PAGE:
Last update: August 8th, 2016.
I was driving with my cousin when he asked me, “Why would anyone want to start a blog?”
He was of the opinion that perhaps blogging had given way to Instagram, Facebook and Twitter and was no longer a very popular thing to do. After all, he sure as hell doesn’t read them anymore!
Actually, turns out that blogging is more popular than ever.
Let’s just look at Tumblr – over 120,000 people start a blog there every single day!
And that’s just one blog site.
In this post I’m going to show you how to start a free blog and grow it insanely fast while building a beautifully loyal readership. It doesn’t matter whether you’re into sport, travel or fashion blogging – these platforms and tips are built for everyone.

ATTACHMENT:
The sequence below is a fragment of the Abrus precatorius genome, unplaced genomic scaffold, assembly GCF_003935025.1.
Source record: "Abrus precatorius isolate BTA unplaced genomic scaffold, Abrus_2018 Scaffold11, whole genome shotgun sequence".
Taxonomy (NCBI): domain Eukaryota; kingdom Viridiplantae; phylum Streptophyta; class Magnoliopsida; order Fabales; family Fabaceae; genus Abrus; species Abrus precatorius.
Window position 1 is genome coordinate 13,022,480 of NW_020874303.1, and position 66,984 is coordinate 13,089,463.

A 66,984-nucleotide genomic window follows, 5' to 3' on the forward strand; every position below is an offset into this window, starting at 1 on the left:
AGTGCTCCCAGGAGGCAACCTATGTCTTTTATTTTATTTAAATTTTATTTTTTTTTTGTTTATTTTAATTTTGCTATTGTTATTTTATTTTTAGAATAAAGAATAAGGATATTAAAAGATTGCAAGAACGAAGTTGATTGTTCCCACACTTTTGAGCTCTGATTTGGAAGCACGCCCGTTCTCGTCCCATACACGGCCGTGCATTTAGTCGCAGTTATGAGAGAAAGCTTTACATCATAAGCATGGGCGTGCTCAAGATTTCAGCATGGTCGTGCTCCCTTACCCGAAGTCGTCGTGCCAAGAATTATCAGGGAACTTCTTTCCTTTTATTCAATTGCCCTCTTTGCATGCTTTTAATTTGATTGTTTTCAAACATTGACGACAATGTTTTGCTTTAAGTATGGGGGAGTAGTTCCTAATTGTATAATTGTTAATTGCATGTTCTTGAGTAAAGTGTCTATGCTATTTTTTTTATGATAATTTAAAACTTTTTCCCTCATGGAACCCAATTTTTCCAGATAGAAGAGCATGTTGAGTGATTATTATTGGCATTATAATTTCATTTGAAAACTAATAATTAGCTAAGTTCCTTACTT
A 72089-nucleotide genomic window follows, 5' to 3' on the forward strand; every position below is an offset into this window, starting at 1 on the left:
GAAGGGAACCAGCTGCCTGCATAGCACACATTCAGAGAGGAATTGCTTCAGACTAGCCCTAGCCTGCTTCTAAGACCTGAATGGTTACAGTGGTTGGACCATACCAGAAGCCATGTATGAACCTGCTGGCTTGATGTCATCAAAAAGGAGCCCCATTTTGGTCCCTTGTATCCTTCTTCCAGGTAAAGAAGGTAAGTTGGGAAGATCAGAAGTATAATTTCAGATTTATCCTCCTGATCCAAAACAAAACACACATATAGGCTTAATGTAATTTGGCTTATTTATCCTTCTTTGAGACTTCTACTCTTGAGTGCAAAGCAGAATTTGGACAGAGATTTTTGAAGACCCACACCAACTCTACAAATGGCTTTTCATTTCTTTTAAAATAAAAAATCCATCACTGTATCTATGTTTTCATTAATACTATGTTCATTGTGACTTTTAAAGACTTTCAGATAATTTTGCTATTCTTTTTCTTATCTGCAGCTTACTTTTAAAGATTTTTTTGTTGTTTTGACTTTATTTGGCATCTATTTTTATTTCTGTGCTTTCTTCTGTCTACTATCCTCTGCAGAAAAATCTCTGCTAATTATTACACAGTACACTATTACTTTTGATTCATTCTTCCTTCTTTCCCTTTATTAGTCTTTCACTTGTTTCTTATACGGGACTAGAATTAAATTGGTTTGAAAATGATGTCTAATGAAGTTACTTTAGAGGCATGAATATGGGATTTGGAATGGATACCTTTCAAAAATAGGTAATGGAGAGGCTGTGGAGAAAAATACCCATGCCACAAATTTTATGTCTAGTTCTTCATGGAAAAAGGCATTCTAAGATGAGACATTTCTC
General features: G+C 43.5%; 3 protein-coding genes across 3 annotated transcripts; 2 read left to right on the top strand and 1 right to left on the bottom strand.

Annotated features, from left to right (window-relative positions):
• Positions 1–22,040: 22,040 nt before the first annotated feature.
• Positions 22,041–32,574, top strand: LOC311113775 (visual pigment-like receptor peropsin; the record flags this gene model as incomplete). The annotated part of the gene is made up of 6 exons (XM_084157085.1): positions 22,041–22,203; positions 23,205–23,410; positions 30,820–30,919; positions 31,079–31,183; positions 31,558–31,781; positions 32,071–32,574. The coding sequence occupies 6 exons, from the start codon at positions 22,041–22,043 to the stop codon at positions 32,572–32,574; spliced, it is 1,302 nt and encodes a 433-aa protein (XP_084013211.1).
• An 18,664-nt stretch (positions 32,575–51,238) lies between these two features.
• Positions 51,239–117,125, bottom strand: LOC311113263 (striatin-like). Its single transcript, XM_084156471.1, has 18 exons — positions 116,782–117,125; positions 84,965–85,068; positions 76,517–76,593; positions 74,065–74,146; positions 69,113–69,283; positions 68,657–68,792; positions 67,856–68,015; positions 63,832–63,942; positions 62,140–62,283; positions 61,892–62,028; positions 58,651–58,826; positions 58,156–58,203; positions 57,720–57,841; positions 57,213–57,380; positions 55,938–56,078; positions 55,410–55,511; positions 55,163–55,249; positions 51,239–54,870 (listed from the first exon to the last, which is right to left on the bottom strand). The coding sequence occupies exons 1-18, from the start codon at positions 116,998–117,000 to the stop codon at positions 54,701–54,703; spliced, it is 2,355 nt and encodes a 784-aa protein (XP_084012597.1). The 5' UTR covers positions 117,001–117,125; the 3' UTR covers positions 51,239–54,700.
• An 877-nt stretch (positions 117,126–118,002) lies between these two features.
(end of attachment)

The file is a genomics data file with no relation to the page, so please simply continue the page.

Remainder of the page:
If you already have a blog I’ll make sure there’s still some handy tips down below for you.
A word of warning about free blogs
Before we get started I want to issue my usual word of warning about free blogs like Tumblr, Blogger and WordPress.com.
While these services have many positive features, they also have too many drawbacks to be a viable option if you want to make money or build a career from your blog.
This is not true of all free blogging services, but on many of these platforms:
- You can’t advertise
WordPress.com, for example, won’t let you do many forms of advertising on your blog.
- You can’t edit the back-end
If you want to tweak your site to boost conversions or change the layout you won’t have access to the backend code.
- You don’t fully own it
This is the big one for me. When you are using a free blogging platform you are not the full and complete owner. You are building someone else’s asset.